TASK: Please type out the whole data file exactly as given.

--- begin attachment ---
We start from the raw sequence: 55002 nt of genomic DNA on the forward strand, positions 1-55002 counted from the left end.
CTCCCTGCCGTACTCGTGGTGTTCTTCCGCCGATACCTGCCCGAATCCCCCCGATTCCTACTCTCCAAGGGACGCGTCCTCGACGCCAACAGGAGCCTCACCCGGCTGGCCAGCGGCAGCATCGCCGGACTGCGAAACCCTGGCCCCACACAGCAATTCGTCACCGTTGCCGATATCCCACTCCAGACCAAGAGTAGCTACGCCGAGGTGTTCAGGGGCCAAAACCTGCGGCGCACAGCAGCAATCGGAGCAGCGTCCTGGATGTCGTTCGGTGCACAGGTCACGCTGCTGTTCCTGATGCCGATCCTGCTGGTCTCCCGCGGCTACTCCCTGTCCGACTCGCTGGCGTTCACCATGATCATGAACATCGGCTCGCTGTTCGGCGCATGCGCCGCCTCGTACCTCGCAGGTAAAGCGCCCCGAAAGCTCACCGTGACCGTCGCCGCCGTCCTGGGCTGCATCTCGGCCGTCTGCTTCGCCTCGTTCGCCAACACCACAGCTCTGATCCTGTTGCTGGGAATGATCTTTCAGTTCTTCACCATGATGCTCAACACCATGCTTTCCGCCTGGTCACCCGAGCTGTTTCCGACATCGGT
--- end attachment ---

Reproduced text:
We start from the raw sequence: 55002 nt of genomic DNA on the forward strand, positions 1-55002 counted from the left end.
CTCCCTGCCGTACTCGTGGTGTTCTTCCGCCGATACCTGCCCGAATCCCCCCGATTCCTACTCTCCAAGGGACGCGTCCTCGACGCCAACAGGAGCCTCACCCGGCTGGCCAGCGGCAGCATCGCCGGACTGCGAAACCCTGGCCCCACACAGCAATTCGTCACCGTTGCCGATATCCCACTCCAGACCAAGAGTAGCTACGCCGAGGTGTTCAGGGGCCAAAACCTGCGGCGCACAGCAGCAATCGGAGCAGCGTCCTGGATGTCGTTCGGTGCACAGGTCACGCTGCTGTTCCTGATGCCGATCCTGCTGGTCTCCCGCGGCTACTCCCTGTCCGACTCGCTGGCGTTCACCATGATCATGAACATCGGCTCGCTGTTCGGCGCATGCGCCGCCTCGTACCTCGCAGGTAAAGCGCCCCGAAAGCTCACCGTGACCGTCGCCGCCGTCCTGGGCTGCATCTCGGCCGTCTGCTTCGCCTCGTTCGCCAACACCACAGCTCTGATCCTGTTGCTGGGAATGATCTTTCAGTTCTTCACCATGATGCTCAACACCATGCTTTCCGCCTGGTCACCCGAGCTGTTTCCGACATCGGT